Test sheet made to reveal errors or flaws, predict results, and record how a printing job is intended to appear.
Copy of the art sent to the customer for approval before the job goes into production.
One form of a pre publication copy of a book, usually in plain wrappers, see also advance reader, galley
A smaller print, printed at 1/2 to 1/3 size or on an "A" size sheet, used to evaluate the quality of the print before an edition is begun.
One of various forms of a book before the final published copy
During the plate-making process, trial impressions are taken of the plate to assure that it is satisfactory. Stamps from the printed sheets are termed proofs.
A sample of how a finished piece is intended to look and used to check for errors.
Any printed copy before it goes to press. Usually made on a printer or photocopy machine.
An unfinished certificate usually created while still in the engraving stage to check details. Proofs may be missing certain features or words later included on final-production certificates. Proofs may be printed on thin tissue-like paper, india paper, or thick card stock. If subsequently folded, card-stock proofs tend to be in poor condition. Unlike specimens, proofs tend to be one-of-a-kind items.
a copy of the project obtained from laser or color printer, blueline, or composite color, for checking consistency and accuracy.
A reproduction of what the printed job should look like. Can take many forms, such as black-and-white, color, blueline, Matchprint, and so forth.
Short for proofread. Also means to check the color and position of text and images on a page layout.
A representation of the printed product which is checked prior to print production.
A page on which newly set copy is reproduced to make possible the correction of errors.
Proofs are trial prints made to test the properties of the plate.
Impression taken from types, blocks, or plates for checking for errors and making amendments prior to printing.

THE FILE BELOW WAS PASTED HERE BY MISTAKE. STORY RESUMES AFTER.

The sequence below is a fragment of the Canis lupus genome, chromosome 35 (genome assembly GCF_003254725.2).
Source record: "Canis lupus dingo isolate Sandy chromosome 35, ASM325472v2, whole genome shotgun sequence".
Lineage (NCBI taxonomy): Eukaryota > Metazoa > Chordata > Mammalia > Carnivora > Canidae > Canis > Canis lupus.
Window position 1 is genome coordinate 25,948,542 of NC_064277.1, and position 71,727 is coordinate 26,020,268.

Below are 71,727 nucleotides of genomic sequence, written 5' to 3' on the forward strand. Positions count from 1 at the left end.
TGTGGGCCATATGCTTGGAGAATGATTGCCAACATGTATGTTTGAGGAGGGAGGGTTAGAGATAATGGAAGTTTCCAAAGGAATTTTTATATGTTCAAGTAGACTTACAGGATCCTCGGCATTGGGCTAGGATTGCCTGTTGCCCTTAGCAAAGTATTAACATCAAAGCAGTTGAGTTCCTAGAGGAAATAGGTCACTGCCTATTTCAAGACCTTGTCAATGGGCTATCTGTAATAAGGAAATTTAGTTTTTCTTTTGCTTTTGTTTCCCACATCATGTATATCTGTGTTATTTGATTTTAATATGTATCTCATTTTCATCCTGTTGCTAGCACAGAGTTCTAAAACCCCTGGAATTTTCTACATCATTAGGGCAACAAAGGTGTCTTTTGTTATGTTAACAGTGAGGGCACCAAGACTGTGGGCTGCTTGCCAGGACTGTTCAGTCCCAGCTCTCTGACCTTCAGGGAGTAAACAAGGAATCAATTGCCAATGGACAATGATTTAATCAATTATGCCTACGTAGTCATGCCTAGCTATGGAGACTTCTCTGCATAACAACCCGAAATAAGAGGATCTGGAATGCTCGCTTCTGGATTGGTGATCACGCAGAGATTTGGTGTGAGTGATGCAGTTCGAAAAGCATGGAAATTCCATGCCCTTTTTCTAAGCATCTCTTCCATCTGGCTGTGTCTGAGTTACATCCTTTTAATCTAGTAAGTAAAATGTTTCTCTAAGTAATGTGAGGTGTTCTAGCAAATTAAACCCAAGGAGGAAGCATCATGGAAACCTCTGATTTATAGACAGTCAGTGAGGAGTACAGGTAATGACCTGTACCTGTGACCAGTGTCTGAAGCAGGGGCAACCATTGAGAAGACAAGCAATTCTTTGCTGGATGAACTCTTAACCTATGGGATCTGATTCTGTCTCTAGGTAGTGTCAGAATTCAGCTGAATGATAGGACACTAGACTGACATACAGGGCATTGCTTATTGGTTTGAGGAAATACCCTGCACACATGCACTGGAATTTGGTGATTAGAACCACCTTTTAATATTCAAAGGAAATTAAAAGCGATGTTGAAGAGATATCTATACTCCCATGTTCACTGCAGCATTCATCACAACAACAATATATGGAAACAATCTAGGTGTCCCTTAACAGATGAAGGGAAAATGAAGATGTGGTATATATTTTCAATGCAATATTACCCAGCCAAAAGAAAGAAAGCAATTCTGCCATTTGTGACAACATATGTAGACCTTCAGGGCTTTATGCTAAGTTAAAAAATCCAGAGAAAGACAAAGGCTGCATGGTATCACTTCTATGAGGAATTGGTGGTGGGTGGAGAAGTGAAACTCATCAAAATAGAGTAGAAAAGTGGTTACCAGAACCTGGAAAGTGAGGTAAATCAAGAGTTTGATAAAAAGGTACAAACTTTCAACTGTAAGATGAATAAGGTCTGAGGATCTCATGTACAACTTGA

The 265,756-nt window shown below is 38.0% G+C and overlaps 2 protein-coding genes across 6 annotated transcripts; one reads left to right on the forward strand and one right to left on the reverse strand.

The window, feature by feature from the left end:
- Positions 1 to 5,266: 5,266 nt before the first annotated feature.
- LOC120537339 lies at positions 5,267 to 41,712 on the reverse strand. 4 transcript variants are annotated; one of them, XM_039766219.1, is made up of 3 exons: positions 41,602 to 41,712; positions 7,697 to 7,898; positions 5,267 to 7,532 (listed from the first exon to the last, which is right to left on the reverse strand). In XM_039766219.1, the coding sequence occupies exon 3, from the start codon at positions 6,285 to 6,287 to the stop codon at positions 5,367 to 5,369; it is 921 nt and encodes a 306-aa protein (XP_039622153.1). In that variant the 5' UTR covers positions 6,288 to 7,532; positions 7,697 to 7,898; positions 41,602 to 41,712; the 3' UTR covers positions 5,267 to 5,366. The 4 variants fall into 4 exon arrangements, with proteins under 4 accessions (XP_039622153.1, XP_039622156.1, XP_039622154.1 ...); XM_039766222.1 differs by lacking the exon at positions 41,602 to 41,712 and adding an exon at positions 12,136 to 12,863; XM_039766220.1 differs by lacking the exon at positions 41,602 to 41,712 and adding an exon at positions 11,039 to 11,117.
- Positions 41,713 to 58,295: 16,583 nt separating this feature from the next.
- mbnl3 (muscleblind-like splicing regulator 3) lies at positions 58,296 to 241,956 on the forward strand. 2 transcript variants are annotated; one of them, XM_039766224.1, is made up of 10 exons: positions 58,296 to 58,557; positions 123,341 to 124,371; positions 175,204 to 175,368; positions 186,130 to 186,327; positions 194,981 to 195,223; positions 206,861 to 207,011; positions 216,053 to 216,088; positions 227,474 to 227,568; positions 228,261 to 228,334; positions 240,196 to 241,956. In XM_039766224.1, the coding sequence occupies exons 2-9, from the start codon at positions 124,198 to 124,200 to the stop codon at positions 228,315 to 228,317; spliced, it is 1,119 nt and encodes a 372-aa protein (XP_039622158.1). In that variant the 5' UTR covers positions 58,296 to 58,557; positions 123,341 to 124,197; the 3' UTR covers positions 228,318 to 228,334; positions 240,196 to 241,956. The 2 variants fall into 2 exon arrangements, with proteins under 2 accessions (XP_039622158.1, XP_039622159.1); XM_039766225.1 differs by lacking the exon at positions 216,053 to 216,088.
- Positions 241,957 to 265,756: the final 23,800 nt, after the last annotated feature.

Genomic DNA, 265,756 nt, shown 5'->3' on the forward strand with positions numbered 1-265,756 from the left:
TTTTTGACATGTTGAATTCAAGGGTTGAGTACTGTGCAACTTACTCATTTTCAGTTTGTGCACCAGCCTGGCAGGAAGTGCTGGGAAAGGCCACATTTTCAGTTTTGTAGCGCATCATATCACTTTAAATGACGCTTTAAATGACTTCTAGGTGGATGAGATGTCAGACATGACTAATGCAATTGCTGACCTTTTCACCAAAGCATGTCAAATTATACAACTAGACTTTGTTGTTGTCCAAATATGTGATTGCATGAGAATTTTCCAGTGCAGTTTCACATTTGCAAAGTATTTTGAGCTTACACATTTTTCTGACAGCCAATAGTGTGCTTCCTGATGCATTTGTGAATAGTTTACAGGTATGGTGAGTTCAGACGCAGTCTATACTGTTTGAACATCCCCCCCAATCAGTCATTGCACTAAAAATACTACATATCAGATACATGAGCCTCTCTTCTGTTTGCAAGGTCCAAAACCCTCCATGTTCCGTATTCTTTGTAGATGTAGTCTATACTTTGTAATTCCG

An impression taken at any stage in the making of a print that is not part of the edition.
In graphic arts, any of a number of preliminary prints used to assess the quality of reproduction before final printing begins.
Traditionally a printed copy, unbound, used for proofreading. See also galley proof.
A test print run used to check and edit copy and layout before the final print run.
Laser, chemical or blueline proof prepared prior to printing which allows the client to check how colour, photos, type, art and so on, will register and print.
A method of checking for errors prior to printing a job. Normally, the proof is the last prepress operation and it consists of either a hard copy of the job to be printed or a computer-generated imaged of the job to be printed. A press-proof is used by printing-press operators to ensure the correctness of the finished product during the production of an order.
In graphic arts, a colored material, substrate or dye used to simulate the subtractive printing primaries of cyan, magenta and yellow and also includes black as well as the other colors. The colorants used in these proof materials should render process colors with no apparent hue error. When the proof colors are combined in registration they will show the approximate printing values, colors and hues of how an original will look when printed or compared to how the original looked.
A representation used to check and correct layout and color reproduction of a final printed piece
An impression printed prior to the printing of the bon à tirer impression. Trial proofs may differ from the numbered edition if they are printed prior to minor corrections in the stone or plate. They may simply be weak impressions printed en route to the bon à tirer , or they may be trial impressions on a paper different from that ultimately chosen by the artist for the printing of the edition. Only impressions printed in black or in colors identical to those used in the edition are designated as trial proofs.
Any reproduction of a die impression in any material; often a lead or plaster cast. See also die proof.
In commercial art and printing, a mockup from the designer or the printer that allows the client to review the final layout and make any necessary changes before the final piece is printed, produced or published on the web.
A test print from a plate or block. May be used in some situations interchangeably with "print".
"Proofreading" to look over items before they are printed and mark errors and changes for correction.
An impression of a page or section of matter for printing